Creating and overloading new binary operators.

This is a discussion on Creating and overloading new binary operators. within the C++ Programming forums, part of the General Programming Boards category; In C++ can I define any character to be a binary operator? I know I can overload operators such as ...

  1. #1
    Registered User
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    Smile Creating and overloading new binary operators.

    In C++ can I define any character to be a binary operator? I know I can overload operators such as +, -, *, /, %, &&,..etc, but can I defined the character 'A' (for instance) to be an operator, then overload it? For example, let x and y be integers, I would like to do something like
    z = x A y;

  2. #2
    Registered User rmullen3's Avatar
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    "error C2833: 'operator A' is not a recognized operator or type"

    No.

  3. #3
    Code Goddess Prelude's Avatar
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    Hmm, I suppose you could #define the operator into whatever you want. But I don't really see the use in it.
    Code:
    Point Point :: operator+ ( Point p )
    {
    // Overload the operator
    .
    .
    // Define a substitution for the + symbol
    #define A +
    .
    .
    // Use the substitution
    z = x A y;
    -Prelude
    My best code is written with the delete key.

  4. #4
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    Originally posted by rmullen3
    "error C2833: 'operator A' is not a recognized operator or type"

    No.
    Is there no way around this? I got the same error too. I would think this idea might come up often enough there would be some way to do it in C++, or is this idea in general a bad for programming languages? I would really like to create a new character operators as opposed to using a function command to operate on my operands.

  5. #5
    Registered User rmullen3's Avatar
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    I really don't see the point...

    But read Prelude's response. You can use #definitions if you really want it.

  6. #6
    Skunkmeister Stoned_Coder's Avatar
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    You cannot create new operators to overload in c++.
    You can only overload the already present operators. There are some that you should never overload too and some that you cannot overload.

    you cannot overload....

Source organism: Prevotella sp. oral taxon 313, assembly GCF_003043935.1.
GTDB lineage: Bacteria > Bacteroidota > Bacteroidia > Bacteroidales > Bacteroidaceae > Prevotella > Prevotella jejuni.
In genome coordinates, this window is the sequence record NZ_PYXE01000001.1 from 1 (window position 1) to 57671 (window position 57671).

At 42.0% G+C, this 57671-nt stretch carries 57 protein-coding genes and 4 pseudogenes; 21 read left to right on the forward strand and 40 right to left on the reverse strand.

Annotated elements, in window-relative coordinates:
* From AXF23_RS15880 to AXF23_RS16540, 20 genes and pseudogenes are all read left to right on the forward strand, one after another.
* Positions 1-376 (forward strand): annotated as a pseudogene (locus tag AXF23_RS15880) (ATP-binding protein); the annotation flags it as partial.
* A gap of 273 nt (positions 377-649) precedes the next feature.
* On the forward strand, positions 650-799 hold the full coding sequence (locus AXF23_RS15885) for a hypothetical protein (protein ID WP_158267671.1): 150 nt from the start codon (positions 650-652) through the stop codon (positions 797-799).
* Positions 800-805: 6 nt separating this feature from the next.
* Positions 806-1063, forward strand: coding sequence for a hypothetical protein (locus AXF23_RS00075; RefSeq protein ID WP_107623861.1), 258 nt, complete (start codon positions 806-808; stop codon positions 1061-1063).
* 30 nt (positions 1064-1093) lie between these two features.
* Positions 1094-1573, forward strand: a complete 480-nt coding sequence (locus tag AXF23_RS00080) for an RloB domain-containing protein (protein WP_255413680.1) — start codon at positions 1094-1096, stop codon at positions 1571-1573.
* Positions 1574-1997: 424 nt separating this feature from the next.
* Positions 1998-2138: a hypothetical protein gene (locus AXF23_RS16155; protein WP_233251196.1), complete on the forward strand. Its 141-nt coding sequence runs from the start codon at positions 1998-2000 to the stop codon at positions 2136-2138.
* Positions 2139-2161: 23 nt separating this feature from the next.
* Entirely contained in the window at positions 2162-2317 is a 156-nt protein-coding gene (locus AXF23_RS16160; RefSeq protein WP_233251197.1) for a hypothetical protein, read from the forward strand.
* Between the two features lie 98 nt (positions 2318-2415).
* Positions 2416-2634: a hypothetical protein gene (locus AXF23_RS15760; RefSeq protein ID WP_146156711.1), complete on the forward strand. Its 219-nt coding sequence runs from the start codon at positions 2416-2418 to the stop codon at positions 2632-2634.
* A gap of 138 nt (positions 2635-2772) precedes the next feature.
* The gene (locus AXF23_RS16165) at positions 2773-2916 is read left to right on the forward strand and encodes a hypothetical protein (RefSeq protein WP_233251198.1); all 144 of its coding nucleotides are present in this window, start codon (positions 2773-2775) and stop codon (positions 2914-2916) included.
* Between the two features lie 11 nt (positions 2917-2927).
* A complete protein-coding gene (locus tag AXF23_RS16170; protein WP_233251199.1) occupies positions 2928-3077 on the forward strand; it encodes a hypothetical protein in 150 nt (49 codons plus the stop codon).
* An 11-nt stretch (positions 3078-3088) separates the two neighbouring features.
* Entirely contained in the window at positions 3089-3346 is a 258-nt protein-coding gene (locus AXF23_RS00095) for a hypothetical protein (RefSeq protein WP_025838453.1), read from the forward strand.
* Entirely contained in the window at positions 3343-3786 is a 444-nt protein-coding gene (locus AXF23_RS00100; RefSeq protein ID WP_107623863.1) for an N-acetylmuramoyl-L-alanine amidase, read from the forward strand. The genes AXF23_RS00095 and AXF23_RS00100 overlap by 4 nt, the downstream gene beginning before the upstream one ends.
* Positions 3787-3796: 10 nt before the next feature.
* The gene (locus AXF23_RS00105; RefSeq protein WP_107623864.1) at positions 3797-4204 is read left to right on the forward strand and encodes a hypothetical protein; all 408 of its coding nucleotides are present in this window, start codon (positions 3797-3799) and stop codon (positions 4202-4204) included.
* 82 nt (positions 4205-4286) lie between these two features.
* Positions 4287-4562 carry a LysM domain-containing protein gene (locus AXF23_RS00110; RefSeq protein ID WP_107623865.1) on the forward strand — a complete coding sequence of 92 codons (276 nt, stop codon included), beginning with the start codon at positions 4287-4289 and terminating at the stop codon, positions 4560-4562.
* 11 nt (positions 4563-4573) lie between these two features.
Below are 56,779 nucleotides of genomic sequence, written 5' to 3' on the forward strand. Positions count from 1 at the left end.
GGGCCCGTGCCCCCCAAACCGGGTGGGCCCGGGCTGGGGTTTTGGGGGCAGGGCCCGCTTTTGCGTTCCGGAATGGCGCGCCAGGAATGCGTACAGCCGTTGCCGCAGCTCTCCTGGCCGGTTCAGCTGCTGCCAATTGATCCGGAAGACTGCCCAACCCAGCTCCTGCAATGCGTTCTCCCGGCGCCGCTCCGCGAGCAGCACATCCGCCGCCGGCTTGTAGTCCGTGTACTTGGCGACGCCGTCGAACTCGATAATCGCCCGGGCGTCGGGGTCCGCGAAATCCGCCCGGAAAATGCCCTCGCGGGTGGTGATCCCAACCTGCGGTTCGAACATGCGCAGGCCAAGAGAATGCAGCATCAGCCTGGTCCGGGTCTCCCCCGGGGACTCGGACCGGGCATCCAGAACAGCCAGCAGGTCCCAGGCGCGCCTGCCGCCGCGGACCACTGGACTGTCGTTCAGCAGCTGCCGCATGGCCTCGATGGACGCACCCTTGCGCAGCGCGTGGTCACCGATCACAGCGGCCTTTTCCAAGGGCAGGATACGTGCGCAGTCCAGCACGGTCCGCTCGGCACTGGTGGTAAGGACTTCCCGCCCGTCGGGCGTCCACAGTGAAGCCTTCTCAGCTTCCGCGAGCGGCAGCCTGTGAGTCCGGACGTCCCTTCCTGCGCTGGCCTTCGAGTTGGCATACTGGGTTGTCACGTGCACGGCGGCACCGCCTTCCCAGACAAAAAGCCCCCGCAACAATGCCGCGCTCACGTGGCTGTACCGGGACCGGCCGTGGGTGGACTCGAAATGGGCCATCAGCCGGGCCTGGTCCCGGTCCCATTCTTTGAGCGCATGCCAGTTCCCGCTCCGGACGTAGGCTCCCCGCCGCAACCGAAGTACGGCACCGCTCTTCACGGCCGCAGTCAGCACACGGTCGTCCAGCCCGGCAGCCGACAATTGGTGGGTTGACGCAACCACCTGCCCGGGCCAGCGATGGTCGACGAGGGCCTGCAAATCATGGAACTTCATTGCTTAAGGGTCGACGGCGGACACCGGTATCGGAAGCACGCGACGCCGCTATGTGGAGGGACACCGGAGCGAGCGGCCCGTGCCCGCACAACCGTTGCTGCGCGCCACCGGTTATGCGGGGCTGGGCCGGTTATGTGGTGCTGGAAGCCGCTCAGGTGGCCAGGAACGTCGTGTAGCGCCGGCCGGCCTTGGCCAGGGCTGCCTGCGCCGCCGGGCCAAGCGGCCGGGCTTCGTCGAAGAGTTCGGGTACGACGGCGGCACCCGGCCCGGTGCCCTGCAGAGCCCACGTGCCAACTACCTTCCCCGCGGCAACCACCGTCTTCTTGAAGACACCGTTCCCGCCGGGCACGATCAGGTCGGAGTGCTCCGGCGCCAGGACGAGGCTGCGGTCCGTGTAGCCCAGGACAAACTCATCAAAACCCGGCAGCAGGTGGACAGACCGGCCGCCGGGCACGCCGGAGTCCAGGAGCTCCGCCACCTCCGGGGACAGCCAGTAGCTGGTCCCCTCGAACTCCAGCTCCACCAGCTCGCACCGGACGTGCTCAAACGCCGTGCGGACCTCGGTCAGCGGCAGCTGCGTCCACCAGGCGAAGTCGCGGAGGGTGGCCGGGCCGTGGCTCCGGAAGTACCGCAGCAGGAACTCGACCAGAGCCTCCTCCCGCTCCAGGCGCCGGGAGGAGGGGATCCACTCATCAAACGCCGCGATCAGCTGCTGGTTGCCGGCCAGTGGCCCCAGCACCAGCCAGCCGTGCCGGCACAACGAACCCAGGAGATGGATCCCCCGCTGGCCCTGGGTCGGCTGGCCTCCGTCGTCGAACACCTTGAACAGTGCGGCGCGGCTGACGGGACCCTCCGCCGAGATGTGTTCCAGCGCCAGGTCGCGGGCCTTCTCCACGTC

.
    .*
    ::
    ?:
    new
    delete
    sizeof
    typeid
    static_cast
    dynamic_cast
    const_cast
    reinterpret_cast

    you can overload.....

    operator new
    operator new[]
    operator delete
    operator delete[]
    +
    -
    *
    /
    %
    ^
    &
    |
    ~
    !
    =
    <
    >
    +=
    -=
    *=
    /=
    %=
    ^=
    &=
    |=
    <<
    >>
    <<=
    >>=
    ==
    !=
    <=
    >=
    &&
    ||
    ++ pre and post
    -- pre and post
    ,
    ->*
    ->
    ()
    []

    operators you can but should never overload

    &&
    ||
    ,
    Free the weed!! Class B to class C is not good enough!!
    And the FAQ is here :- http://faq.cprogramming.com/cgi-bin/smartfaq.cgi

  7. #7
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    Here is essentially what i want to do...
    Create a new operator 'd' which acts on two positive integer operands.

    It will simulate rolling dice. So if I wanted to roll 2 six-sided dice and put the random result into a new variable I would use a statement
    z = 2 d 6;

    as opposed to writing a function called roll( int x, int y ) that would return the desired random number.

    Is this just a bad idea? Should I just use the function format? I was mostly just interested if this could be done.

    I didn't quite understand the format given above using the #define directive, any chance you could clarify it for me a bit further? Would I need to use this code inside a class or could I do this above my main program?

  8. #8
    Skunkmeister Stoned_Coder's Avatar
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    Create a new operator 'd' which
    what did you not understand about....
    You cannot create new operators to overload in c++.
    You can only overload the already present operators.
    Free the weed!! Class B to class C is not good enough!!
    And the FAQ is here :- http://faq.cprogramming.com/cgi-bin/smartfaq.cgi

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